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So this sequestration, a part of the fiscal cliff, only affects the “entitlement programs”, it doesn’t affect the programs that support seniors, like transportation, home delivered meals, senior centers and protection from abuse!? Right?
Wrong. It will have a devastating affect these programs.
If Congress allows sequestration to go into effect on January 2, 2013, the resulting $54.5 billion in non-defense discretionary (NDD) cuts in FY 2013 will have alarming effects on programs that maintain older adults’ independence, health and well-being.
Moving ahead with sequestration allows our representatives the opportunity not to make decisions about which programs provide the greatest return on investment and reflect the current and future needs of our great country.
We know that supporting older adults in their own homes with home health care, home delivered meals and transportation to and from health care costs about one third the annual cost of a long term care facility. And, home is where, when asked, the seniors want to live out their remaining days. Cuts like those being presented also result in added burden and financial strains to the caregiver.
In Thanksgiving tradition, let’s just talk turkey here! Speaking about meals alone, in Kentucky this sequestration will result in an estimated loss of 320,341 meals annually. This is estimated to leave 3,411 elderly people without meals for one year. To compound this reduction in funding, there is currently a “waiting list” of seniors who need and wish to have a home delivered meal, but, because of limited funding, will wait from one to twelve months to receive them.
There is currently not enough funding to cover the need. Cutting current levels of funding will leave thousands of seniors hungry and may force them into long-term care facilities.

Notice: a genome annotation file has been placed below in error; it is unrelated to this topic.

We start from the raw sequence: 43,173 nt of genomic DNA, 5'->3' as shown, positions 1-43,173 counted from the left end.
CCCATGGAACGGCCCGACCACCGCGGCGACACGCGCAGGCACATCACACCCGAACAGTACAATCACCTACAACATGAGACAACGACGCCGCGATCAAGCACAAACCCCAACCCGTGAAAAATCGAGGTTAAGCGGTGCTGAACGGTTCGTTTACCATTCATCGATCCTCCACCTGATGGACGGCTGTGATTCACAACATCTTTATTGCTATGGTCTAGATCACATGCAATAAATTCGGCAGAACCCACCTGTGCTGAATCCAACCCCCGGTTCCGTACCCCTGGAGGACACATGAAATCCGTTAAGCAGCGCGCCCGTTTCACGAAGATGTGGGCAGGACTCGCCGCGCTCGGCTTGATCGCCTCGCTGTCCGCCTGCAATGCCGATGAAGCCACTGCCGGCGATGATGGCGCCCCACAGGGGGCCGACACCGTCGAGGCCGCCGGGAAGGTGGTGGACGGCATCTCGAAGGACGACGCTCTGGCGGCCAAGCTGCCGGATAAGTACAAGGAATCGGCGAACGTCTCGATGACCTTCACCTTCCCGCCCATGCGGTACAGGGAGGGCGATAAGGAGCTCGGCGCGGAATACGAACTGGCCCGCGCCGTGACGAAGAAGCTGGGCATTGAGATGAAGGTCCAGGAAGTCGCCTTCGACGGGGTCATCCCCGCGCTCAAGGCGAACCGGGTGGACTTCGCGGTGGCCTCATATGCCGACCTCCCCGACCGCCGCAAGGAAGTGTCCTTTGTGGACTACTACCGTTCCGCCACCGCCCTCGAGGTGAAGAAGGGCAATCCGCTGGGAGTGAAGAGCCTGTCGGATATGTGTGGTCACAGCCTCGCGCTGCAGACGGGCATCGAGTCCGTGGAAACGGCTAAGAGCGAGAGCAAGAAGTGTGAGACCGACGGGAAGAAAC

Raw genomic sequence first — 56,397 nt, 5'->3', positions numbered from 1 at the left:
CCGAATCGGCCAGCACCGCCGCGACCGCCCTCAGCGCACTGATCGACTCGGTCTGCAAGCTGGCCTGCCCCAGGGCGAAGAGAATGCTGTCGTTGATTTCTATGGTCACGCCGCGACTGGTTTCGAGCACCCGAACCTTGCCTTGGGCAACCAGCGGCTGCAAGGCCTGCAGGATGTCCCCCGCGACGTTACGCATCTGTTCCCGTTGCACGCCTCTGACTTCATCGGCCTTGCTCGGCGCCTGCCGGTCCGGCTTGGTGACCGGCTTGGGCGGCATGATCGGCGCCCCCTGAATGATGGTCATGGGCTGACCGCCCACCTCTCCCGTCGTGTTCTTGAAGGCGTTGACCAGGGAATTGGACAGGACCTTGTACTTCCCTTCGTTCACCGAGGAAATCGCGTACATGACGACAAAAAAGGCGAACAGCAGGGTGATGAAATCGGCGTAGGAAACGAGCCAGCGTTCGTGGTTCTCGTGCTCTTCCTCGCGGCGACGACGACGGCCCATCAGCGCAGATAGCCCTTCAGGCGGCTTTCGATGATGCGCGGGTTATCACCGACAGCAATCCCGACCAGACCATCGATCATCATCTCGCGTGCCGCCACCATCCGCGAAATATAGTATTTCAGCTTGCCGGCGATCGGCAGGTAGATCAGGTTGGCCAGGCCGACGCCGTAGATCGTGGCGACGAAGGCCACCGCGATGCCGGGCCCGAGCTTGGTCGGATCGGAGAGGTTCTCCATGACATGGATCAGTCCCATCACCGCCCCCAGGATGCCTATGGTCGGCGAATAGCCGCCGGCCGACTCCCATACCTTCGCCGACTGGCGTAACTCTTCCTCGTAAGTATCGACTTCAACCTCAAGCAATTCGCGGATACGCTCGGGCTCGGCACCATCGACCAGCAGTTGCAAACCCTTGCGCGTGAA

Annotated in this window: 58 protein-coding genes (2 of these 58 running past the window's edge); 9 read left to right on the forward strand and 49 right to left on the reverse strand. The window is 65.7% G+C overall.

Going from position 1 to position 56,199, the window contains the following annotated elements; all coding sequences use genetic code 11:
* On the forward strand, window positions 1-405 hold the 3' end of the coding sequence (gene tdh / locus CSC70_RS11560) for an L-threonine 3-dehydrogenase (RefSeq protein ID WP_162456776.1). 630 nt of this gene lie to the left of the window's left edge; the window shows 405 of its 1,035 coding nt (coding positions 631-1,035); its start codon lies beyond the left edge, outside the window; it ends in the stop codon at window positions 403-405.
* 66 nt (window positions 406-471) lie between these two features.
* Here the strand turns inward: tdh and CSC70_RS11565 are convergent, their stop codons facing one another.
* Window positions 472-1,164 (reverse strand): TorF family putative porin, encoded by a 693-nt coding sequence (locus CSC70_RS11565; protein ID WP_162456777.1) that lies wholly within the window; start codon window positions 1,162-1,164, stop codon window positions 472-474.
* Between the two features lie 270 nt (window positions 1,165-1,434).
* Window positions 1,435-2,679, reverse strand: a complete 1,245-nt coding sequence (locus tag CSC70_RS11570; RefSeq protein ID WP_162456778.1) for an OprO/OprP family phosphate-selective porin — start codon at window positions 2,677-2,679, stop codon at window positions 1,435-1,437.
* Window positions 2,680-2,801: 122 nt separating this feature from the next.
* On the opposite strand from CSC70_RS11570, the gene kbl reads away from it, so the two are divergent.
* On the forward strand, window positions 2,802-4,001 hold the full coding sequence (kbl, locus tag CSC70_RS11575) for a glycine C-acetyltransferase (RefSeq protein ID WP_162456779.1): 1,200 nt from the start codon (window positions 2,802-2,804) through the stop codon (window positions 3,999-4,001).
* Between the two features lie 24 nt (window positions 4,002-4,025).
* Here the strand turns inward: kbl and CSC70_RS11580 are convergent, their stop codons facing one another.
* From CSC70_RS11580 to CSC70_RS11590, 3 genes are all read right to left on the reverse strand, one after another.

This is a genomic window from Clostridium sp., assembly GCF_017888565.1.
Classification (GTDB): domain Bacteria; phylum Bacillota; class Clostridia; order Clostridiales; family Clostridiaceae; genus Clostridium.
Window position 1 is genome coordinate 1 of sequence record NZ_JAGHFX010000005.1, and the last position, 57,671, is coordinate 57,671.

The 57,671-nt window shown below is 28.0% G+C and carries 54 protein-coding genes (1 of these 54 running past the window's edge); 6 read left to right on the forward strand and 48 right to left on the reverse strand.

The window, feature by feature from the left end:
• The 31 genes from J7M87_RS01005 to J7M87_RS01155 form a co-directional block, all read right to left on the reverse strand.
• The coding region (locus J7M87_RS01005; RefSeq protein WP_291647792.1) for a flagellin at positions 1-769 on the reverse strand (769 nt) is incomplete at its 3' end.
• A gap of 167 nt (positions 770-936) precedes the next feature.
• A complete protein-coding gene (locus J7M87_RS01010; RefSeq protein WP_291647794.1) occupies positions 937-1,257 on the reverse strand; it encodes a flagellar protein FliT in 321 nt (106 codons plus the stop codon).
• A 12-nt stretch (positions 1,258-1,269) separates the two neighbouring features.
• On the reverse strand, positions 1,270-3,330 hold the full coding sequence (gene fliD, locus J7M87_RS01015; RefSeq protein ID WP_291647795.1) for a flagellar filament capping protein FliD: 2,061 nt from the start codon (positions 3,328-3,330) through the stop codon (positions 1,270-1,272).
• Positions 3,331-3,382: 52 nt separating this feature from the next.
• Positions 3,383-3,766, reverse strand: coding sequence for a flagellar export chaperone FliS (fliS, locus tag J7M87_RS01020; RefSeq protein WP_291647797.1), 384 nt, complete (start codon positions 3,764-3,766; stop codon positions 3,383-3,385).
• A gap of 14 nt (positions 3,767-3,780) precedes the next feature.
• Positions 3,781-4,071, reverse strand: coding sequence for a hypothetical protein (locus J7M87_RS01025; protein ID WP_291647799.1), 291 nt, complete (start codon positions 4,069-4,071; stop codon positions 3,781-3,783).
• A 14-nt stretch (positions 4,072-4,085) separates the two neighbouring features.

So, is there a compromise?
Well, yes there is. Congress could take a more surgical approach to the proposed across that board cutting that will take place this coming January. A surgical approach that will result in extending the programs like Senior Services of Northern Kentucky’s “Meals on Wheels” home delivered meal program. Congress could make choices based on return on investment and responding to the needs of our country. Congress could also establish “means testing” and “sliding scale fee for service” for programs paid for by the Older Americans Act (OAA). Currently, these programs, which were established under the 1965 Older American Act, require that the recipient not be charged for the meal, the ride, the enjoyment at a senior center, the housekeeping or the care given in their own home. These programs are currently not “means tested”, and never have been! Maybe they should be. “Means testing” combined with a “sliding scale fees for service” could result in more truly needy seniors being served and a reduction in the number of people on the “waiting list”.
Call your Congressional Representative or United States Senator today and tell them: “There are solutions that will not result in the elimination of over 320,000 meals to Kentucky’s seniors. Solutions that may, in fact, result in a greater number of our seniors being able to be served!”
Ken Rechtin is the Interim Executive Director of Senior Services of Northern Kentucky. Senior Services of Northern Kentucky is a 501c3 not for profit serving the needs of the Northern Kentucky aging population for 50 years. www.seniorservicesnky.org.